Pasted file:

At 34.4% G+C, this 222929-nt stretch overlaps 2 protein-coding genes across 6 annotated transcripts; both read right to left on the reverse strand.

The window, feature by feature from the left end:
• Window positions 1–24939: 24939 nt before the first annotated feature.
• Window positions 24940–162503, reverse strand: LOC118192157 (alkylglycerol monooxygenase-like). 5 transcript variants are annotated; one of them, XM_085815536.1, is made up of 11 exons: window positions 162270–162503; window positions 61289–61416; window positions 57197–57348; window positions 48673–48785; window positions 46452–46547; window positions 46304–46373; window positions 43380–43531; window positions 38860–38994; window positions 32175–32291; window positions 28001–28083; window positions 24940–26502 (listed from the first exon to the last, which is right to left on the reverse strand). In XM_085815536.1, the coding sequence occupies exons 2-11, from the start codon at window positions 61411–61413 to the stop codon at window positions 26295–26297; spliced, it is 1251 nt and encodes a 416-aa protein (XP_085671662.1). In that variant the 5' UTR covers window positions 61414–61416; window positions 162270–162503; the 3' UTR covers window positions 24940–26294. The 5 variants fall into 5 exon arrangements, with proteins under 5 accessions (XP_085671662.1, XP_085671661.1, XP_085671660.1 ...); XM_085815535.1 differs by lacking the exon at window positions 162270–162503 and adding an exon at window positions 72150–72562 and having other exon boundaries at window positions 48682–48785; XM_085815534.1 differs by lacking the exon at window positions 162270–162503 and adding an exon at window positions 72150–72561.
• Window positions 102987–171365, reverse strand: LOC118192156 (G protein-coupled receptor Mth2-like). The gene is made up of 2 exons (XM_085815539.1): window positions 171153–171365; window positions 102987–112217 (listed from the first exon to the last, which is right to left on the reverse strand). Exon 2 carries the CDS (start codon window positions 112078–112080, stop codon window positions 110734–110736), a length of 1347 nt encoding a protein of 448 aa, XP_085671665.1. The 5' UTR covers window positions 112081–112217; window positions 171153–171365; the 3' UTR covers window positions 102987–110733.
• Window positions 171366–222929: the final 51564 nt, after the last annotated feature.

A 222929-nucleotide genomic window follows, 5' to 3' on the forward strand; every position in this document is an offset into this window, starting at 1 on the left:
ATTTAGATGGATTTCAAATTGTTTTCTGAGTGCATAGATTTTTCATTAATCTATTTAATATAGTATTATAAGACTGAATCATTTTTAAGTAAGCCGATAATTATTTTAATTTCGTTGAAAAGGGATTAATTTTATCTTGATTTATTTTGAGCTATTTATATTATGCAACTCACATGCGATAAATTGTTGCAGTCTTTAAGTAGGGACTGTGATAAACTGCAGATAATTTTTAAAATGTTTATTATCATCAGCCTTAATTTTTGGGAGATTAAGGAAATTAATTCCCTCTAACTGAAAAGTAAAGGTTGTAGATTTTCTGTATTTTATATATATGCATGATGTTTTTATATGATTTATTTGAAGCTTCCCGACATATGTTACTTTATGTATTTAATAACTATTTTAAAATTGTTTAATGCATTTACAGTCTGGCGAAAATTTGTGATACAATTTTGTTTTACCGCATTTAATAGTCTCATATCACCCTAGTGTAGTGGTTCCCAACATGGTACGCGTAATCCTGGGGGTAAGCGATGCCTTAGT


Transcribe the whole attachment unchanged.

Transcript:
At 34.4% G+C, this 222929-nt stretch overlaps 2 protein-coding genes across 6 annotated transcripts; both read right to left on the reverse strand.

The window, feature by feature from the left end:
• Window positions 1–24939: 24939 nt before the first annotated feature.
• Window positions 24940–162503, reverse strand: LOC118192157 (alkylglycerol monooxygenase-like). 5 transcript variants are annotated; one of them, XM_085815536.1, is made up of 11 exons: window positions 162270–162503; window positions 61289–61416; window positions 57197–57348; window positions 48673–48785; window positions 46452–46547; window positions 46304–46373; window positions 43380–43531; window positions 38860–38994; window positions 32175–32291; window positions 28001–28083; window positions 24940–26502 (listed from the first exon to the last, which is right to left on the reverse strand). In XM_085815536.1, the coding sequence occupies exons 2-11, from the start codon at window positions 61411–61413 to the stop codon at window positions 26295–26297; spliced, it is 1251 nt and encodes a 416-aa protein (XP_085671662.1). In that variant the 5' UTR covers window positions 61414–61416; window positions 162270–162503; the 3' UTR covers window positions 24940–26294. The 5 variants fall into 5 exon arrangements, with proteins under 5 accessions (XP_085671662.1, XP_085671661.1, XP_085671660.1 ...); XM_085815535.1 differs by lacking the exon at window positions 162270–162503 and adding an exon at window positions 72150–72562 and having other exon boundaries at window positions 48682–48785; XM_085815534.1 differs by lacking the exon at window positions 162270–162503 and adding an exon at window positions 72150–72561.
• Window positions 102987–171365, reverse strand: LOC118192156 (G protein-coupled receptor Mth2-like). The gene is made up of 2 exons (XM_085815539.1): window positions 171153–171365; window positions 102987–112217 (listed from the first exon to the last, which is right to left on the reverse strand). Exon 2 carries the CDS (start codon window positions 112078–112080, stop codon window positions 110734–110736), a length of 1347 nt encoding a protein of 448 aa, XP_085671665.1. The 5' UTR covers window positions 112081–112217; window positions 171153–171365; the 3' UTR covers window positions 102987–110733.
• Window positions 171366–222929: the final 51564 nt, after the last annotated feature.

A 222929-nucleotide genomic window follows, 5' to 3' on the forward strand; every position in this document is an offset into this window, starting at 1 on the left:
ATTTAGATGGATTTCAAATTGTTTTCTGAGTGCATAGATTTTTCATTAATCTATTTAATATAGTATTATAAGACTGAATCATTTTTAAGTAAGCCGATAATTATTTTAATTTCGTTGAAAAGGGATTAATTTTATCTTGATTTATTTTGAGCTATTTATATTATGCAACTCACATGCGATAAATTGTTGCAGTCTTTAAGTAGGGACTGTGATAAACTGCAGATAATTTTTAAAATGTTTATTATCATCAGCCTTAATTTTTGGGAGATTAAGGAAATTAATTCCCTCTAACTGAAAAGTAAAGGTTGTAGATTTTCTGTATTTTATATATATGCATGATGTTTTTATATGATTTATTTGAAGCTTCCCGACATATGTTACTTTATGTATTTAATAACTATTTTAAAATTGTTTAATGCATTTACAGTCTGGCGAAAATTTGTGATACAATTTTGTTTTACCGCATTTAATAGTCTCATATCACCCTAGTGTAGTGGTTCCCAACATGGTACGCGTAATCCTGGGGGTAAGCGATGCCTTAGT